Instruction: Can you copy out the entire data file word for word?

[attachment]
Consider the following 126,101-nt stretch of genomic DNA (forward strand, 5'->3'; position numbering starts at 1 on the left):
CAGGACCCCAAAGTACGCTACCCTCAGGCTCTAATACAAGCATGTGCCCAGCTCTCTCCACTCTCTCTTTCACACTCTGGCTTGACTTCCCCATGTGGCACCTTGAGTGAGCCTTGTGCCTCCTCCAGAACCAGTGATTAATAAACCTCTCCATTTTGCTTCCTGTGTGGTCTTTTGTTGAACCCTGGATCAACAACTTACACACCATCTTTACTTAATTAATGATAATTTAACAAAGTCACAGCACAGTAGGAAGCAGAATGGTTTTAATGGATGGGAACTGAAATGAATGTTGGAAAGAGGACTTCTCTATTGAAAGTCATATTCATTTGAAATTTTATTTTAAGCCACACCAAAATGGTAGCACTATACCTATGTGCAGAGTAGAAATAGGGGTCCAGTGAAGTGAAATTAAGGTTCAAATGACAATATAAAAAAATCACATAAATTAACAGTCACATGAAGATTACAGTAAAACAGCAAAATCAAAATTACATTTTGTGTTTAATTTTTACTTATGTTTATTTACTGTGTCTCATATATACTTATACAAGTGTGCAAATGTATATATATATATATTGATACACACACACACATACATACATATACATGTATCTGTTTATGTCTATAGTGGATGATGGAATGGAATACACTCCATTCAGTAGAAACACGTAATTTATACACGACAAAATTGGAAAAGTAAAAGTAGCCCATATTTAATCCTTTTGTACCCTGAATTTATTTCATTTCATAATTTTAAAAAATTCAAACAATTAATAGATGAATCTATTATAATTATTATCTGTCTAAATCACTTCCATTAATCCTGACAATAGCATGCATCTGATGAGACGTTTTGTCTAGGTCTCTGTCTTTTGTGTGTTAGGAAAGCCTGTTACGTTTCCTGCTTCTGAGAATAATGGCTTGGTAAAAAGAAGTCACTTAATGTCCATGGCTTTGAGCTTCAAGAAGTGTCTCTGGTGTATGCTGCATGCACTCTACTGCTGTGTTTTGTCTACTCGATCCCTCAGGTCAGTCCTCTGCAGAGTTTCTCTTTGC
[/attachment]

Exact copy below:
Consider the following 126,101-nt stretch of genomic DNA (forward strand, 5'->3'; position numbering starts at 1 on the left):
CAGGACCCCAAAGTACGCTACCCTCAGGCTCTAATACAAGCATGTGCCCAGCTCTCTCCACTCTCTCTTTCACACTCTGGCTTGACTTCCCCATGTGGCACCTTGAGTGAGCCTTGTGCCTCCTCCAGAACCAGTGATTAATAAACCTCTCCATTTTGCTTCCTGTGTGGTCTTTTGTTGAACCCTGGATCAACAACTTACACACCATCTTTACTTAATTAATGATAATTTAACAAAGTCACAGCACAGTAGGAAGCAGAATGGTTTTAATGGATGGGAACTGAAATGAATGTTGGAAAGAGGACTTCTCTATTGAAAGTCATATTCATTTGAAATTTTATTTTAAGCCACACCAAAATGGTAGCACTATACCTATGTGCAGAGTAGAAATAGGGGTCCAGTGAAGTGAAATTAAGGTTCAAATGACAATATAAAAAAATCACATAAATTAACAGTCACATGAAGATTACAGTAAAACAGCAAAATCAAAATTACATTTTGTGTTTAATTTTTACTTATGTTTATTTACTGTGTCTCATATATACTTATACAAGTGTGCAAATGTATATATATATATATTGATACACACACACACATACATACATATACATGTATCTGTTTATGTCTATAGTGGATGATGGAATGGAATACACTCCATTCAGTAGAAACACGTAATTTATACACGACAAAATTGGAAAAGTAAAAGTAGCCCATATTTAATCCTTTTGTACCCTGAATTTATTTCATTTCATAATTTTAAAAAATTCAAACAATTAATAGATGAATCTATTATAATTATTATCTGTCTAAATCACTTCCATTAATCCTGACAATAGCATGCATCTGATGAGACGTTTTGTCTAGGTCTCTGTCTTTTGTGTGTTAGGAAAGCCTGTTACGTTTCCTGCTTCTGAGAATAATGGCTTGGTAAAAAGAAGTCACTTAATGTCCATGGCTTTGAGCTTCAAGAAGTGTCTCTGGTGTATGCTGCATGCACTCTACTGCTGTGTTTTGTCTACTCGATCCCTCAGGTCAGTCCTCTGCAGAGTTTCTCTTTGC